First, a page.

Ruth Brant: Third time’s the charm

I know first hand the importance of family and friends when undergoing cancer treatment. I am a two time survivor, having beaten cancer twice: endometrial and non Hodgkins lymphoma, a cancer of the white blood cells.

I was living in Michigan in 2000 when my first cancer came, three years after the death of my husband.  When I heard the words “you have cancer” I knew I was going to fight this disease with everything I could.  The ensuing surgery for uterine and endometrial cancer removed my fallopian tubes, ovaries and lymph nodes. Surgery was followed by three rounds of radiation treatment and I was pronounced cured.

In the spring of 2007, I felt a lump in my neck. I had previously been fighting an infection and I thought the lump was part of that. But after the infection cleared, I could still feel the lump. My first thought was “that doesn’t belong there, that doesn’t feel right.” I went back to my surgeon in Michigan and he removed the lump. I asked him if it was gray and he said no. Then I waited and waited for the laboratory results. Finally in September, the call came from the surgeon’s office with the news that I had non-hodgkins lymphoma, a cancer of the blood.

As soon as I found out I had cancer again, I did two things. I planted a new garden in front of my house and I called Goshen Center for Cancer Care.  I got an appointment so quickly that even Dr. Westbrook was surprised. She asked me if I wanted to see a Naturopathic physician too and I said I wanted everything she could offer me. Westbrook said I needed chemotherapy or my prognosis was death. I immediately asked her ‘when does it start?”  My schedule was to have six cycles of Rituxan but when my PET scan showed no cancer cells after four cycles, I did not have the additional two.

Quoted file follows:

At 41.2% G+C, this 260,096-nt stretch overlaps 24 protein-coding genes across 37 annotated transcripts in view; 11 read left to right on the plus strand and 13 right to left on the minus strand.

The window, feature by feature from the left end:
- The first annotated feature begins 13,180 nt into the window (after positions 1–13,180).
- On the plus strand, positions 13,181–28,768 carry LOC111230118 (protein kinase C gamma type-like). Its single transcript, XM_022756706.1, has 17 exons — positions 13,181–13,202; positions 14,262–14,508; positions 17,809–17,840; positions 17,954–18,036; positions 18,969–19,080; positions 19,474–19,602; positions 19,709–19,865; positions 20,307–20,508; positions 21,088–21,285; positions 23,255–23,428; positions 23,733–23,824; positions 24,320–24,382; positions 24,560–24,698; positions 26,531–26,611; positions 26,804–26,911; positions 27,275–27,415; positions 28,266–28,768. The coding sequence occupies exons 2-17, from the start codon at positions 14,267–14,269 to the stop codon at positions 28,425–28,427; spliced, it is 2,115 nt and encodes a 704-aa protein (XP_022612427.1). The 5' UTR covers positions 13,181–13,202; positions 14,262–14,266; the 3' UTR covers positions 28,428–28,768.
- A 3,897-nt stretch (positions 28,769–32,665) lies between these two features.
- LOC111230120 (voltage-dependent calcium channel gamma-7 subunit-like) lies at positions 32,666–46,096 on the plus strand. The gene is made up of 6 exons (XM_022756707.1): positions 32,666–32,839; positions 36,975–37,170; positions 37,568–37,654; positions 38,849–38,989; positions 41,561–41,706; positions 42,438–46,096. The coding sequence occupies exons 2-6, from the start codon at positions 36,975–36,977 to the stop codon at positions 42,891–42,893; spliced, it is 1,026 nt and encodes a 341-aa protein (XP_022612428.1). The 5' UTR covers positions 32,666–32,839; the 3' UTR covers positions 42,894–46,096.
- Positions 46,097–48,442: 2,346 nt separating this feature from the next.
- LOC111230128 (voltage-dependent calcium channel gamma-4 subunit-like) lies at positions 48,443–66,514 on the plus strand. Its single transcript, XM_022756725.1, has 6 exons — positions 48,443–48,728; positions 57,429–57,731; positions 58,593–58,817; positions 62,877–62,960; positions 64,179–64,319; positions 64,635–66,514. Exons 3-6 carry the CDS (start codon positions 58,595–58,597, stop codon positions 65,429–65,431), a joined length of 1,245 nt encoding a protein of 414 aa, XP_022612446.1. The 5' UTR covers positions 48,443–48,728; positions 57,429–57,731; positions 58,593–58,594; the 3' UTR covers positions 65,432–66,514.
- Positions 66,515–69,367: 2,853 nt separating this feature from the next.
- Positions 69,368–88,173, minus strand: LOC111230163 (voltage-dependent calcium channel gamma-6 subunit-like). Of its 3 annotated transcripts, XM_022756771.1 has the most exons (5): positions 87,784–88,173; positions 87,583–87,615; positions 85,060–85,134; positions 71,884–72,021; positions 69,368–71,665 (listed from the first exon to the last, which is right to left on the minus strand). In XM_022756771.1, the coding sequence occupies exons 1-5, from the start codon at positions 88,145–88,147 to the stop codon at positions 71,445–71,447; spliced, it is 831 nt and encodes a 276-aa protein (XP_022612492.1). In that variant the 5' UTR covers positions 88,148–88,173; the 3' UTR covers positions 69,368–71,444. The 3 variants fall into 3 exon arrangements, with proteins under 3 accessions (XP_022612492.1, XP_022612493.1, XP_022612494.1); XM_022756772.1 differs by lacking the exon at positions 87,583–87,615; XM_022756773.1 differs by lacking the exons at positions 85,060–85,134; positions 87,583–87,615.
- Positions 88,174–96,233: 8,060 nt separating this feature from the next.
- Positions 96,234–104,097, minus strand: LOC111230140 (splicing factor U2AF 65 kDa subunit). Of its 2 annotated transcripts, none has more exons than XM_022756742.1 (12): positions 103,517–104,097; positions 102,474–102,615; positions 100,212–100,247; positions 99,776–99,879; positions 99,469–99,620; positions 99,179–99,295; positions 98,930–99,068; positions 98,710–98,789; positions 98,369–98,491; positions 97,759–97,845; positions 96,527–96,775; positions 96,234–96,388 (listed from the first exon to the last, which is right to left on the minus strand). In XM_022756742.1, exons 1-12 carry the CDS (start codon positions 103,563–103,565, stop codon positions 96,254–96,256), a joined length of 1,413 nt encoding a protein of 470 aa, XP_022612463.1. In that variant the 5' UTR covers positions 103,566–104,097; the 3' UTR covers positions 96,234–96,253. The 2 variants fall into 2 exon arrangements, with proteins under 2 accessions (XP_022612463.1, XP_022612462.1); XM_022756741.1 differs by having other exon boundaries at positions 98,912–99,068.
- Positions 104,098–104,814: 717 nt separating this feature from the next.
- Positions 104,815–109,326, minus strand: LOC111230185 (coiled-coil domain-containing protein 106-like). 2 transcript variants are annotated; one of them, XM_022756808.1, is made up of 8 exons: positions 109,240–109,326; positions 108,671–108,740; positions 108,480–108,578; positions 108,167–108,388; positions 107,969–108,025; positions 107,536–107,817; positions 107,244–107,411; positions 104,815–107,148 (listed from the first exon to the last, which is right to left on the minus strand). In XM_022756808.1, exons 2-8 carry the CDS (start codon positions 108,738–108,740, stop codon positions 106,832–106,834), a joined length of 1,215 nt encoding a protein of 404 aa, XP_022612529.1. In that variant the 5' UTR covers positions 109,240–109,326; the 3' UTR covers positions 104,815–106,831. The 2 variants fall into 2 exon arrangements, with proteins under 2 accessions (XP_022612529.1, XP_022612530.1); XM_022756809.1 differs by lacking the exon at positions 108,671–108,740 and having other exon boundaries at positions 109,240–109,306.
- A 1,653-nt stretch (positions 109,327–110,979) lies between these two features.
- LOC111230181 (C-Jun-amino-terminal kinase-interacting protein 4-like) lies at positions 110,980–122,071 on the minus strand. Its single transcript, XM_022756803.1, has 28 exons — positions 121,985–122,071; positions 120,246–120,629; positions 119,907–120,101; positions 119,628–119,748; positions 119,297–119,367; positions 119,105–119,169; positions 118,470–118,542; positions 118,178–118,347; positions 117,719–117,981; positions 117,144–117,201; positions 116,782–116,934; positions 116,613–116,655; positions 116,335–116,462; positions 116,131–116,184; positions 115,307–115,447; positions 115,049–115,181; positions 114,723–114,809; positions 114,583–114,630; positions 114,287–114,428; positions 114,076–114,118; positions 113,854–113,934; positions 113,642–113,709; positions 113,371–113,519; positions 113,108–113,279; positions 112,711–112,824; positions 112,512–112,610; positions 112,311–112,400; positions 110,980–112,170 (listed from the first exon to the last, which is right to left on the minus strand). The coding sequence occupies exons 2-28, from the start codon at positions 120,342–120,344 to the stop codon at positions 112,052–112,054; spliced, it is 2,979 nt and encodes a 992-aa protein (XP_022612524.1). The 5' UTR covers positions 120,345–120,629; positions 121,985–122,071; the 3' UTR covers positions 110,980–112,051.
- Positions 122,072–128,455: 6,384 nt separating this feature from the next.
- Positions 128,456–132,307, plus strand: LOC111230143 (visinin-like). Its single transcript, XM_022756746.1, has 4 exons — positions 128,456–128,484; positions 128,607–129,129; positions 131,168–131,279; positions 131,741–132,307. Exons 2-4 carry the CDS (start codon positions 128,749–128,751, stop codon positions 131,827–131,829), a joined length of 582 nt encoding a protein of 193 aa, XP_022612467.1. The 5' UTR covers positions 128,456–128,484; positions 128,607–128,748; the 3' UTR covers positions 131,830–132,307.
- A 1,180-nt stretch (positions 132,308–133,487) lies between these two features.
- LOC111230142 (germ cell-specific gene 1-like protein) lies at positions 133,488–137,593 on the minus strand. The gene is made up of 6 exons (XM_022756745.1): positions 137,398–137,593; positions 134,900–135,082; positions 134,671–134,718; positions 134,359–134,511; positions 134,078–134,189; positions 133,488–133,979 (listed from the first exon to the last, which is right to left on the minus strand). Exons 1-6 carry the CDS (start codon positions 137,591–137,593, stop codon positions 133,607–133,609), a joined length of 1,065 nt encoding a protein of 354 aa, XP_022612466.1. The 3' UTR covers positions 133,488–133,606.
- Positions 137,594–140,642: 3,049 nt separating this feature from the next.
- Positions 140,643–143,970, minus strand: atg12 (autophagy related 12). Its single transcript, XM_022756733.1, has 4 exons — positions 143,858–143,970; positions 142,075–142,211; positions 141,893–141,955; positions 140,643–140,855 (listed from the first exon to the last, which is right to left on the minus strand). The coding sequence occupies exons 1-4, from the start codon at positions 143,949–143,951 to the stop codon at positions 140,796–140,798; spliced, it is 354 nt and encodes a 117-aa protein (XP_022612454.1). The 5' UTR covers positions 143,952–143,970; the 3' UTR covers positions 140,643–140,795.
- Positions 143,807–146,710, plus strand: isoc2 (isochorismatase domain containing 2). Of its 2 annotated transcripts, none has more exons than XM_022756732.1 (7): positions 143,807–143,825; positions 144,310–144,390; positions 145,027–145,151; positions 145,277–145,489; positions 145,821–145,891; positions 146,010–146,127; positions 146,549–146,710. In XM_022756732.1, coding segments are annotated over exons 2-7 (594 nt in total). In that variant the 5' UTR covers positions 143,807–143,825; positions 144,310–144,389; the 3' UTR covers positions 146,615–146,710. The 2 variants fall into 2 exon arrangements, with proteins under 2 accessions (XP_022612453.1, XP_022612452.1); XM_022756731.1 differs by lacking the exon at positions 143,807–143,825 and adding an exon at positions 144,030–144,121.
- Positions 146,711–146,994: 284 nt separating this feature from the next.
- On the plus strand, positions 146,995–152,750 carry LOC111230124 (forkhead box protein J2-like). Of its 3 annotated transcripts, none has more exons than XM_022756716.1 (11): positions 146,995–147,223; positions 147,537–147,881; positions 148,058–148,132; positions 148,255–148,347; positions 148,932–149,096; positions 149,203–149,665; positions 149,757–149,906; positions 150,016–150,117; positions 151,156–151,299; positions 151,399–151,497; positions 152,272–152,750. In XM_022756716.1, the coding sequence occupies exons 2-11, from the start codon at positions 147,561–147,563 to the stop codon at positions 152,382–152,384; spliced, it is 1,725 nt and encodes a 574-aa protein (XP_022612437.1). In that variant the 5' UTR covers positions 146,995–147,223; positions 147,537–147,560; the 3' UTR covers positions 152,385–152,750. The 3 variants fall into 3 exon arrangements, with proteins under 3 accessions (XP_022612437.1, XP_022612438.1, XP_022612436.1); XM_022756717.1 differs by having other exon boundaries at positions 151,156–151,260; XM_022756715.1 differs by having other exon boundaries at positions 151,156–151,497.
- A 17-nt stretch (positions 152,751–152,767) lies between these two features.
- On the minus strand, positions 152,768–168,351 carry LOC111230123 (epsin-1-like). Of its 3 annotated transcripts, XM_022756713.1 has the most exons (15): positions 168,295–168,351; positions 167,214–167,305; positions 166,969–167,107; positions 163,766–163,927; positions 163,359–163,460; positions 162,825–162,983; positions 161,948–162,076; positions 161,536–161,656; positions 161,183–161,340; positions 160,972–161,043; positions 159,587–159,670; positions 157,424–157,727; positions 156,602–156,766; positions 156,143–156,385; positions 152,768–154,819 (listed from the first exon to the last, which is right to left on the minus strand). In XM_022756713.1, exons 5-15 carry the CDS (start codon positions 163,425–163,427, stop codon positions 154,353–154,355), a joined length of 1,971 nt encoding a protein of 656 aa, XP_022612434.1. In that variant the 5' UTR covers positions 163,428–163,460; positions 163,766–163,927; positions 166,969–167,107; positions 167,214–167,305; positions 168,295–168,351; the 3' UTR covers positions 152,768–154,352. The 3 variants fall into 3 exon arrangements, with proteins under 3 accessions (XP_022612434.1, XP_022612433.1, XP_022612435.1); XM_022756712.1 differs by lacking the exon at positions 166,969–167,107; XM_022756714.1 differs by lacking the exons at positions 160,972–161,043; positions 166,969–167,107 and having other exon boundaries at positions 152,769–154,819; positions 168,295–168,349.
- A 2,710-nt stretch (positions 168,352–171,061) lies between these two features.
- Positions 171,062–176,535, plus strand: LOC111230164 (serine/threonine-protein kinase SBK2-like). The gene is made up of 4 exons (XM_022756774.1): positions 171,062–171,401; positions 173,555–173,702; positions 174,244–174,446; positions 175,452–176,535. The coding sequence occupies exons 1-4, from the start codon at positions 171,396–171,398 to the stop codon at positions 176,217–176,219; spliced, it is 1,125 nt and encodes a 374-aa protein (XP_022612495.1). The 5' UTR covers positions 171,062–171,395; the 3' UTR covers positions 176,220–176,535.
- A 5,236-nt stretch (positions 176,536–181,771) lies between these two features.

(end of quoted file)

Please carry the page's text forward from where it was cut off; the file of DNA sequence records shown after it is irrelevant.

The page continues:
Like many people, I lost all my hair during chemotherapy, but I did not have any side effects. I didn’t lose weight and I was able to keep up with all my usual activities. Once when I was upholstering a chair, I accidently hit my finger with a hammer and it bruised immediately.

My third cancer came in late 2011 when a routine mammogram revealed breast cancer. As always, my family and friends were at my side as we once again defeated the foe called cancer.

My advice to people facing cancer is to get the best opinion you can and follow it. Don’t doubt your oncologist and do what they recommend. Ask questions and do your best to understand what you’re going through. Find a support group and stay with it. The cancer center has one every Tuesday and I learned alot by attending it. I also suggest you see one of the Naturopathic doctors to help deal with your symptoms. I saw Emily Moore, ND and she prescribed zinc lozenges for the thrush in my mouth. I can’t imagine going through treatment without the advice of a Naturopathic Doctor  like Dr. Emily.  And of course, rely  on your family and friends for support. My faith in God and the support of my family, church family and extended family brought me through these journeys.  For my 70th birthday my family gave me a ‘wig party’ and my son shaved his head to show support for my bald condition!

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Goshen Cancer Survivor Network
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